Also, if you do use your 145B a lot, the only way I can even see the display caps not being completely fried is that yours must be a late production 1994 unit. 1994 seems to be around the time those trash cans became less prone to failure, less so than earlier ones from 1993 and earlier. That being said, they do still fail and leak, so don’t leave it as is for long.
 

AndyO

Well-known member
The 145B does certainly need to be recapped. When it's powered up, the display takes a couple of minutes to go from faded to correct brightness/contrast. Once it has settled down, it remains rock solid for as long as it is connected to power, even over several days and boot-ups. I've seen worse, but it does need doing. I've tried some practice soldering work on a defunct Toshiba, and on the basis of several attempts I wouldn't even try a recap of something like this myself. My 165 also needs recapping, and that's much worse, so I don't put it to use at all. I even bought a 165 parts machine to practice on - except the darn thing worked when I got it - but oh my, looking at that, no, that's not my skillset at all really!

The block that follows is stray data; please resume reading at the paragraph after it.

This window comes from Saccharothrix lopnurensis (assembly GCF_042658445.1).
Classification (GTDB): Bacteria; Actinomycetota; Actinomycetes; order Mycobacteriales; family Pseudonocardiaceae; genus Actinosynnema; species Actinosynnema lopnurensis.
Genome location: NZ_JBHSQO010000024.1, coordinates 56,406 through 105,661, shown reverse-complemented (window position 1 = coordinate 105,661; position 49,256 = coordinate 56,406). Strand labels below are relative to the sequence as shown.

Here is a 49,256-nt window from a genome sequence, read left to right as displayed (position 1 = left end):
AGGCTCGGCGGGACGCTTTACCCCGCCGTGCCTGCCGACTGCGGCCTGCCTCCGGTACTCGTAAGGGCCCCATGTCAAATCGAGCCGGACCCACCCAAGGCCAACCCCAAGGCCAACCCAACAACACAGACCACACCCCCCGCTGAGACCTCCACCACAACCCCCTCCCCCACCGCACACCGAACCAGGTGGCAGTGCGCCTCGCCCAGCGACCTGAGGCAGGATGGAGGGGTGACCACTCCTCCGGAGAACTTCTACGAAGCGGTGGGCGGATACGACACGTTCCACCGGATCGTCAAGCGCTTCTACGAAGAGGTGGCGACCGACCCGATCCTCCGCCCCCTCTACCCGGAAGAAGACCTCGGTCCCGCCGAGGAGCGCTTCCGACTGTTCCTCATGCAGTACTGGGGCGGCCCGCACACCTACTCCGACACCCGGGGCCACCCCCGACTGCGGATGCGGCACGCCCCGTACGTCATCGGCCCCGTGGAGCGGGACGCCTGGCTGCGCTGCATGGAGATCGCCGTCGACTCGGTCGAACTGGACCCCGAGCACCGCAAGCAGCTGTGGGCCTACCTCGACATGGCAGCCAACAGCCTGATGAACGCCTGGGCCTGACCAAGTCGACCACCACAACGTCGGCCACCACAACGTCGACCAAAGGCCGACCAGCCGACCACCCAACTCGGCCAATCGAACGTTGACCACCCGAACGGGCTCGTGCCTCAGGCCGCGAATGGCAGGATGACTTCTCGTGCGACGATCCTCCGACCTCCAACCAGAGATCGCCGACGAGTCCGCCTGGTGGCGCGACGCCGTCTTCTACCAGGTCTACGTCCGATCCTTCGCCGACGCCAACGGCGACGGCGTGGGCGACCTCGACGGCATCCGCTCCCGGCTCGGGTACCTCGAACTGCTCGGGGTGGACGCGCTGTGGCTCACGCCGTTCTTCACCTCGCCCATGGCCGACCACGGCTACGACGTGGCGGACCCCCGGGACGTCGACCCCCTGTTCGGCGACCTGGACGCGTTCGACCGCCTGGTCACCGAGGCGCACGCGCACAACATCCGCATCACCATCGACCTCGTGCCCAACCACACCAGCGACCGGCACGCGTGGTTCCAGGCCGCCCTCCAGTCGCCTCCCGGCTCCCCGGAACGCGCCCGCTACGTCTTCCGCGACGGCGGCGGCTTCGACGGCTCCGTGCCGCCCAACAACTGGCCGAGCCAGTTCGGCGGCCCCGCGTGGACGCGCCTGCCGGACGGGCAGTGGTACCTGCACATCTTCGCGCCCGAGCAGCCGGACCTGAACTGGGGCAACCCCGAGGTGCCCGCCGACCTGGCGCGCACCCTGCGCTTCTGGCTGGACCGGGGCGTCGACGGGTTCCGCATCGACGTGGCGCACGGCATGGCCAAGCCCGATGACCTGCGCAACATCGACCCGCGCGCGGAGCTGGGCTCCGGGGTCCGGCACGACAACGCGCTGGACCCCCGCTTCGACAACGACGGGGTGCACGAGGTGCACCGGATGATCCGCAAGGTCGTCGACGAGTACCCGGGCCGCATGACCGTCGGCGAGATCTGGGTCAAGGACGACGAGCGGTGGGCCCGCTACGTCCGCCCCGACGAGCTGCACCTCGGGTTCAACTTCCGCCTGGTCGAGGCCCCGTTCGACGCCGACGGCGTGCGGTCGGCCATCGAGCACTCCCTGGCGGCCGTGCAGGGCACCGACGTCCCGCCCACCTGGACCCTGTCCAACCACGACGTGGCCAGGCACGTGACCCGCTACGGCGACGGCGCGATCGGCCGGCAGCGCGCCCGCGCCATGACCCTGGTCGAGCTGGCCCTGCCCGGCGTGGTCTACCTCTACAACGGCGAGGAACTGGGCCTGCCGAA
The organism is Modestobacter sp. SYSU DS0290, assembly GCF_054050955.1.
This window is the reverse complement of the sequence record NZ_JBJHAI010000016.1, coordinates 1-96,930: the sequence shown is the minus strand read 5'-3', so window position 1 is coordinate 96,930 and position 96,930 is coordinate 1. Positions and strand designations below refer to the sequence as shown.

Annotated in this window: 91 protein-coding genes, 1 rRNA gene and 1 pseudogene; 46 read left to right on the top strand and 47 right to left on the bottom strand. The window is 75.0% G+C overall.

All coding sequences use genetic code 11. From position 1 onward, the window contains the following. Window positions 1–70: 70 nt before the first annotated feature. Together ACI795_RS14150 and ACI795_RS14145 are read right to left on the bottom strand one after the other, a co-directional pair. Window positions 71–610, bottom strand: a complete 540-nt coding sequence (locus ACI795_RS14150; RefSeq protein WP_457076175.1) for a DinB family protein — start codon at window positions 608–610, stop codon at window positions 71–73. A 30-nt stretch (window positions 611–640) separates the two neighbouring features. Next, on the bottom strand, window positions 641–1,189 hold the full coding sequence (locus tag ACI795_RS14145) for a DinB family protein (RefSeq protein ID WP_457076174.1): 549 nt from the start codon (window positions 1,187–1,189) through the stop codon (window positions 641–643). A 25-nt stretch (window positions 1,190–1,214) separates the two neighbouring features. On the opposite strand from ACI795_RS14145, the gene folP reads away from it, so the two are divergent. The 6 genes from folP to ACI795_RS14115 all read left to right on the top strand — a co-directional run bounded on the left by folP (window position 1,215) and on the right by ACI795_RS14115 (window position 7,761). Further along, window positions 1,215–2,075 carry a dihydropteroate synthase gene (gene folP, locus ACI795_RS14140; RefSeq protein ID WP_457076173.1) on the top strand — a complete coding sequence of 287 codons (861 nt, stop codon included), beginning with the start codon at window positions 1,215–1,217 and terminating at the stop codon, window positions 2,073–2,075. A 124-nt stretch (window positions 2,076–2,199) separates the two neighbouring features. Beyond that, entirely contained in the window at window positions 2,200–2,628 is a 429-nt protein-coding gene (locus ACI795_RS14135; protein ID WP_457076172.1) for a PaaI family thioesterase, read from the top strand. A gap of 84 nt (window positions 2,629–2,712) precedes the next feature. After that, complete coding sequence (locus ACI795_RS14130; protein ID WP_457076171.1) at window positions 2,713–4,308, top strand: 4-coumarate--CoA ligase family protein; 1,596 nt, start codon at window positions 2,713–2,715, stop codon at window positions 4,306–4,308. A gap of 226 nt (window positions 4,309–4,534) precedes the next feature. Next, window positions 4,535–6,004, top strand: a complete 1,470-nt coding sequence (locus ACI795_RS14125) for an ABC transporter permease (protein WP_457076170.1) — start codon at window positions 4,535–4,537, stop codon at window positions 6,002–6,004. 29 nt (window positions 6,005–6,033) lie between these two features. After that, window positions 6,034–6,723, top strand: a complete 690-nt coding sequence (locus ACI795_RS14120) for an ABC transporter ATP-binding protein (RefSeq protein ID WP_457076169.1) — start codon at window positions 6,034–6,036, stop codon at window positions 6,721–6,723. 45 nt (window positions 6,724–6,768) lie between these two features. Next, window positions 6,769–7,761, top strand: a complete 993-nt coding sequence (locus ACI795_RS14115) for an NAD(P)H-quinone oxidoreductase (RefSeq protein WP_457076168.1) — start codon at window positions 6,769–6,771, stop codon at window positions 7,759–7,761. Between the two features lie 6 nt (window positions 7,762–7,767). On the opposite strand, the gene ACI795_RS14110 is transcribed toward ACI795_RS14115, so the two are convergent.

I knew the 180 was likely to have the tunnel vision problem, just on the basis of how common it seems to be amongst the active matrix monochrome/greyscale screens, so I was actually quite pleased when it took that long to appear. I rather innocently thought I'd just get a 180c off eBay instead... of course that's not a likely proposition at all!
 

Trash80toHP_Mini

NIGHT STALKER
This is quite possibly the coolest PowerBook thread I’ve seen.
Concur, given the title, I was trying to ignore it but got sucked in, the last thing I need is encouragement for this addiction.

I don't have a 100, but the Duo 230 is similar, and I would absolutely love it if the keyboard weren't totally awful.
Bought my beloved PowerBook 100 when Apple surplussed them out. Promptly maxed it out with goodies from APS, putting its stock 20MB drive in their external case, their faster Modem, 8MB upgrade card and 270MB HDD in BabyPB. Used the heck out of it for years until I needed the used Duo 230/Docks collection a friend needed to sell in order to run code that had rendered its 68000 useless.